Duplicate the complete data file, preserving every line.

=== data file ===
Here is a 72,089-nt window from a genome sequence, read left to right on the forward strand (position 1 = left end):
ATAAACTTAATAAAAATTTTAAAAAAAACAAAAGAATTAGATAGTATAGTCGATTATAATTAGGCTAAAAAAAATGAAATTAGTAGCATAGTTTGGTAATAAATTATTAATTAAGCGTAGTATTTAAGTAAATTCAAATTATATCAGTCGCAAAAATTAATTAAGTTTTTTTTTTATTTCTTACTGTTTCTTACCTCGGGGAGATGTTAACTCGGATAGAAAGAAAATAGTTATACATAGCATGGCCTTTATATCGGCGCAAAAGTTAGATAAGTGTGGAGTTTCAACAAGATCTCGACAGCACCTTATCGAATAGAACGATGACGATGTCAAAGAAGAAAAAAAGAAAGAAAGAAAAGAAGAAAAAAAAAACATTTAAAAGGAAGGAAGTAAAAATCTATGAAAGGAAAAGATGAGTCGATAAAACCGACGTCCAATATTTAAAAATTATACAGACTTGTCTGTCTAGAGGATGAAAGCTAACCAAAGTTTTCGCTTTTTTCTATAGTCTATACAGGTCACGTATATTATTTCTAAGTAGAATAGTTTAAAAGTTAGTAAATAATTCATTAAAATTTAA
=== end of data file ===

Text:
Here is a 72,089-nt window from a genome sequence, read left to right on the forward strand (position 1 = left end):
ATAAACTTAATAAAAATTTTAAAAAAAACAAAAGAATTAGATAGTATAGTCGATTATAATTAGGCTAAAAAAAATGAAATTAGTAGCATAGTTTGGTAATAAATTATTAATTAAGCGTAGTATTTAAGTAAATTCAAATTATATCAGTCGCAAAAATTAATTAAGTTTTTTTTTTATTTCTTACTGTTTCTTACCTCGGGGAGATGTTAACTCGGATAGAAAGAAAATAGTTATACATAGCATGGCCTTTATATCGGCGCAAAAGTTAGATAAGTGTGGAGTTTCAACAAGATCTCGACAGCACCTTATCGAATAGAACGATGACGATGTCAAAGAAGAAAAAAAGAAAGAAAGAAAAGAAGAAAAAAAAAACATTTAAAAGGAAGGAAGTAAAAATCTATGAAAGGAAAAGATGAGTCGATAAAACCGACGTCCAATATTTAAAAATTATACAGACTTGTCTGTCTAGAGGATGAAAGCTAACCAAAGTTTTCGCTTTTTTCTATAGTCTATACAGGTCACGTATATTATTTCTAAGTAGAATAGTTTAAAAGTTAGTAAATAATTCATTAAAATTTAA